One of my friends told me that someone from the U.S. government wanted to talk to me. I think it was around the time when [Iranian nuclear scientist Massud Alimohammadi] was killed in a bomb explosion in Tehran, because I had given an interview to German television ZDF about him. I was then in Bangkok, and I was told to stay there and that that person would travel there to talk to me.

I went to the U.S. Embassy in Bangkok, where I met a man who introduced himself as a member of the U.S. intelligence services, and said he was involved in Amiri's case. He introduced himself only by his first name -- Tim or Rich, I don't remember. His first question was: 'How well do you know Shahram Amiri?' I said that I didn't know him at all. He then mentioned that I mentioned Amiri in my interview with ZDF; I said I only spoke about him in general terms. He asked a few questions about Malek-e Ashtar [eds.: Amiri is known to have worked at Iran's Malek-e Ashtar Industrial University, which is believed to be linked to the Islamic Revolutionary Guards Corps] and groups within the Revolutionary Guards that I think Amiri had probably referred to them.

He also asked me if I could find someone in Iran who would know Amiri closely. I said knew and added that such a move would be risky. I asked him if something had happened. He said Amiri's comments were very contradictory and they were trying to verify them.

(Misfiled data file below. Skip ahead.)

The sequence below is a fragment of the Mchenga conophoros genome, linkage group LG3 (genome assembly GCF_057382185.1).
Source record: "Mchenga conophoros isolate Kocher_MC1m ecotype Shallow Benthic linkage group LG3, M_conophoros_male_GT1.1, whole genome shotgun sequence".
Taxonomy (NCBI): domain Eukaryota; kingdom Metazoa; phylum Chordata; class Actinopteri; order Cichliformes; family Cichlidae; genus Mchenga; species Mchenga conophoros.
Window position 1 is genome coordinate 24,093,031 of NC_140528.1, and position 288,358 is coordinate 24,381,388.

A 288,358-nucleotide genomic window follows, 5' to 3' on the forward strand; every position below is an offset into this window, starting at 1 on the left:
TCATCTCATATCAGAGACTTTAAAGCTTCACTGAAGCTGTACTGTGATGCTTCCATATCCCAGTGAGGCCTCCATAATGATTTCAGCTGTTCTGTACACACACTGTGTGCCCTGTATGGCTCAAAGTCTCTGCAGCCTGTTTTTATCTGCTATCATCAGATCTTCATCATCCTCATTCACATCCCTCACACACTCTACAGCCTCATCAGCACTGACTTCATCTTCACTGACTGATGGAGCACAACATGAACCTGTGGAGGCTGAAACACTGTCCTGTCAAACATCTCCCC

RFE/RL: Can you give us some details about the "Rescue Committee" you mentioned? Who its members are, and its does, exactly? No one I spoke to seems to know anything about such a committee.

The Nejat Committee is a committee that works under the oversight of the U.S. State Department. It was created during George W. Bush's second term. It sees its duty as helping those Iranians who are senior officials or middle managers in the Iranian establishment and who want [to defect].

The first trigger for the creation of the committee was when Asgari left Iran, and we helped him. A committee was created unintentionally. We organized it later and it is still active. I'm the only Iranian member of the committee. The others are from the U.S. government, the principle being that the committee says it exists, but it doesn't really talk about its work and activities.

No Nuclear Secrets

RFE/RL: You wrote that the members of the committee later told you that Shahram Amiri did not have any important information about Iran's nuclear activities.